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As an expat in Turkey, grocery shopping was a wholly unique adventure. Read my guide to navigating bazaars, apps, supermarkets, and finding the best deals on Turkish groceries as a foreigner.
With this guide, you’ll have the know-how to shop for groceries, cheeses, and spices to stock a Turkish pantry befitting a local gourmand.
As an expat who has lived in Turkey for over 6 years, I’ve mastered the art of grocery shopping here. From lively bazaars to modern supermarket chains, I’ve discovered the best places to buy fresh food, groceries, and local delicacies. Let me share my insider knowledge to help you shop like a local.
Most Popular Supermarkets and Grocery Stores
There are several go-to supermarket chains and stores across Turkey:
- BIM offers the overall best prices on groceries. Their selection is limited but has all the essentials. Ideal for budget shopping.
- ŞOK and A101 have great prices with wider selections than BIM. More imported and gourmet products.
- Migros is one of the largest chains with the widest selection. Higher prices but frequent discounts. Quality produce and imports.
- File Market is my personal favorite. Their own brands are high quality and they have the freshest produce and dairy. Lovely bakery section too.
- Çağdaş is similar to Migros with wide imported selection. Higher prices but amazing quality.
- Metro is a wholesale store great for bulk purchases of staples like rice, oil, pasta etc. Has an impressive selection of global foods.
Local Street Markets and Bazaars
- Every neighborhood has a weekly bazaar selling seasonal fruits, vegetables, spices, dairy products, Turkish street foods and sometimes clothing for cheaper prices.
- The weekly bazaar which is called in Turkish (Hal Pazar) takes place is streets as vendors come from villages and everywhere to sell their products, they make stands on both sides of the road and it usually starts from 9 AM to 6 PM.
- Go early in the morning, around 9 a.m; otherwise, it will be really crowded. Prices are wholesale and bargaining is not common; the prices are already set.
Online Grocery Delivery Apps
- Apps like Getir, Migros Hemen, İstegelsin etc. deliver groceries and essentials usually within 30 minutes.
- Prices are 5–10% higher than shopping in-store, but discounts are common. Super convenient!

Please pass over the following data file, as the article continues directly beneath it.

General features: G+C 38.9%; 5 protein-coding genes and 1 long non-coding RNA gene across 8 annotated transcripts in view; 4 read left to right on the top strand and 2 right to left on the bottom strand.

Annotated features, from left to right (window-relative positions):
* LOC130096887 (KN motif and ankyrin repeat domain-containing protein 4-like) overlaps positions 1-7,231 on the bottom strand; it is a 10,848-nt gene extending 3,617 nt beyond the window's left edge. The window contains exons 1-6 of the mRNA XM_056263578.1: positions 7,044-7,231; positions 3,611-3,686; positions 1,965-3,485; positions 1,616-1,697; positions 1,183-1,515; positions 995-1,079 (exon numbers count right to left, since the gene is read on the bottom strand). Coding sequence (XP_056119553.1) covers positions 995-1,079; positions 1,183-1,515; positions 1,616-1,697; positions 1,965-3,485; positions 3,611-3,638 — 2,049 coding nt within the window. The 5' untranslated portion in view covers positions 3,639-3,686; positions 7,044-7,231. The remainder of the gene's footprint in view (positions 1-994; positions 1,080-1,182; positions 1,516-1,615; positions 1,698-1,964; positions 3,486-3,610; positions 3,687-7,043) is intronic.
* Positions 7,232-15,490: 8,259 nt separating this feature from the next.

- You can order anything from eggs and milk to detergents and pet food. Some apps have ultrafast 10-minute delivery.
Prices of Groceries in Turkey
- Prices are around 50% higher than Egypt, especially for meat, poultry, and tomatoes.
- Dairy, breads, oils, and staples are priced lower than in Europe and the Gulf countries.
- Produce, chicken, and eggs can be very affordable in season at weekly markets.
- Bulk grains, legumes, and nuts are cheaper at Metro Wholesale MarkeTh
This is an approximate list of the prices of groceries in Turkey:
|Item||Price Range (USD)|
|Meal, Inexpensive Restaurant||2.70 – 10.80|
|Meal for 2 People, Mid-range Restaurant, Three-course||14.40 – 54.00|
|McMeal at McDonalds (or Equivalent Combo Meal)||4.97 – 7.20|
|Domestic Beer (1 pint draught)||1.44 – 4.32|
|Imported Beer (12 oz small bottle)||2.16 – 5.40|
|Cappuccino (regular)||1.08 – 3.24|
|Coke/Pepsi (12 oz small bottle)||0.68 – 1.80|
|Water (12 oz small bottle)||0.18 – 0.72|
|Milk (regular), (1 gallon)||2.73 – 4.35|
|Loaf of Fresh White Bread (1 lb)||0.23 – 0.95|
|Rice (white), (1 lb)||0.48 – 0.90|
|Eggs (regular) (12)||1.01 – 2.16|
|Local Cheese (1 lb)||2.12 – 4.90|
|Chicken Fillets (1 lb)||1.31 – 3.07|
|Beef Round (1 lb) (or Equivalent Back Leg Red Meat)||4.90 – 7.35|
Tech Innovations in Grocery Stores
- Self-checkout kiosks available at Migros, Carrefour, and Macro Center stores for quicker checkout.
- In-app personalized offers and e-coupons from Migros, Carrefour etc based on past purchases.
- Digital receipts via email replacing paper receipts to save paper. Still not widely adopted yet.
Essential Turkish Ingredients
I’ve discovered many indigenous ingredients that are crucial to Turkish cuisine:
- Isot pepper, sumac, pul biber, pomegranate molasses add unique flavor.
- Tahini (sesame paste), kaymak (clotted cream) and lokum (Turkish delight).
- Yufka dough for börek pastries, bulgur wheat for salads.
- Nar ekşisi (sour pomegranate syrup), pekmez (grape molasses), tahin pekmez (tahini-grape molasses).
- Pastırma (cured spicy beef), sucuk (Turkish sausage), beyaz peynir (Turkish white cheese).
- Plastic bags cost 0.25 TL so most people use reusable bags. More eco-friendly bags needed.
- Some chains like Macro Center have food waste reduction programs donating surplus food.
- Migros has plastic recycling machines to collect and recycle plastic waste.
Etiquette and Culture
- Weekly markets are a social experience. Greet the sellers and chat – they may give you fruits to try!
- Bargaining is expected at bazaars and street markets. Don’t be shy to negotiate prices.
- Avoid weekends if you dislike crowds. Stores tend to get busy.
- Offer to bag groceries for elderly shoppers – a kind gesture.
- Cash is common at street markets and small shops. Carry small bills for exact change.
- Credit/debit cards widely accepted at big supermarkets. Contactless also used.
- Some shops have QR code payment through apps like PayQR, ininal etc.
- Migros has introduced palm vein scanning payment as an innovative biometric payment option.
Overcoming Language Barriers
As a foreigner in Turkey, I’ve picked up some Turkish grocery vocabulary to help you get by:
- “Meyve ve sebzeler nerede?” (Where are the fruits and vegetables?)
- “Taze mi?” (Is it fresh?)
- “Daha ucuz var mı?” (Is there something cheaper?)
- “1 kilo elma lütfen” (1 kilo of apples please)
- “Poşet istiyorum” (I don’t want a bag)
- “Fiyat pazarlığı yapabilir miyiz?” (Can we bargain on the price?)
- “Çok pahalı” (Too expensive)
- “İndirimli fiyat verebilir misiniz?” (Can you give me a discounted price?)
- “Sağ olun” (Thank you)